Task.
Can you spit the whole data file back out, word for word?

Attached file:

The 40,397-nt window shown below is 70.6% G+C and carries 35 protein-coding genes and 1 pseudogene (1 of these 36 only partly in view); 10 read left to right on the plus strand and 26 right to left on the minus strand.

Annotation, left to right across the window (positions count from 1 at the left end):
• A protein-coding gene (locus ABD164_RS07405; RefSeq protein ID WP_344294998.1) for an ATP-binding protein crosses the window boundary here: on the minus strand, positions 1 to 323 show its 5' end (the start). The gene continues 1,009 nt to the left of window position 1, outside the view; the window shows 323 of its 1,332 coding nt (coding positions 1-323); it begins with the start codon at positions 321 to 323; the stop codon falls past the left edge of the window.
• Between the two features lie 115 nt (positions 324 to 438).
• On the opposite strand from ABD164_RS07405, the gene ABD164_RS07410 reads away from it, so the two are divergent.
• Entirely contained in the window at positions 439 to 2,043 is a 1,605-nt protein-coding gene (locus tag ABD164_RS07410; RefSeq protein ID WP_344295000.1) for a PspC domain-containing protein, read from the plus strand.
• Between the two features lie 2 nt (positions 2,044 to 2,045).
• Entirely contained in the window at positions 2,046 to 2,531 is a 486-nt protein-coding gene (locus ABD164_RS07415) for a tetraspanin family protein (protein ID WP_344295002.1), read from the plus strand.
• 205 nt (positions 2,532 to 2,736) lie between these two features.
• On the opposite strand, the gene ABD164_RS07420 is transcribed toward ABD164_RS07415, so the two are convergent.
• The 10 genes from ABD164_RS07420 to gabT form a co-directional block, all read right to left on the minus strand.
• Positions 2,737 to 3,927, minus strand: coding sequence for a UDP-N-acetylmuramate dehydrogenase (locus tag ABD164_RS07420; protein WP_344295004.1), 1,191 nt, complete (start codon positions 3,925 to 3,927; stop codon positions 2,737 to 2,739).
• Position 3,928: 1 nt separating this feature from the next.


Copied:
The 40,397-nt window shown below is 70.6% G+C and carries 35 protein-coding genes and 1 pseudogene (1 of these 36 only partly in view); 10 read left to right on the plus strand and 26 right to left on the minus strand.

Annotation, left to right across the window (positions count from 1 at the left end):
• A protein-coding gene (locus ABD164_RS07405; RefSeq protein ID WP_344294998.1) for an ATP-binding protein crosses the window boundary here: on the minus strand, positions 1 to 323 show its 5' end (the start). The gene continues 1,009 nt to the left of window position 1, outside the view; the window shows 323 of its 1,332 coding nt (coding positions 1-323); it begins with the start codon at positions 321 to 323; the stop codon falls past the left edge of the window.
• Between the two features lie 115 nt (positions 324 to 438).
• On the opposite strand from ABD164_RS07405, the gene ABD164_RS07410 reads away from it, so the two are divergent.
• Entirely contained in the window at positions 439 to 2,043 is a 1,605-nt protein-coding gene (locus tag ABD164_RS07410; RefSeq protein ID WP_344295000.1) for a PspC domain-containing protein, read from the plus strand.
• Between the two features lie 2 nt (positions 2,044 to 2,045).
• Entirely contained in the window at positions 2,046 to 2,531 is a 486-nt protein-coding gene (locus ABD164_RS07415) for a tetraspanin family protein (protein ID WP_344295002.1), read from the plus strand.
• 205 nt (positions 2,532 to 2,736) lie between these two features.
• On the opposite strand, the gene ABD164_RS07420 is transcribed toward ABD164_RS07415, so the two are convergent.
• The 10 genes from ABD164_RS07420 to gabT form a co-directional block, all read right to left on the minus strand.
• Positions 2,737 to 3,927, minus strand: coding sequence for a UDP-N-acetylmuramate dehydrogenase (locus tag ABD164_RS07420; protein WP_344295004.1), 1,191 nt, complete (start codon positions 3,925 to 3,927; stop codon positions 2,737 to 2,739).
• Position 3,928: 1 nt separating this feature from the next.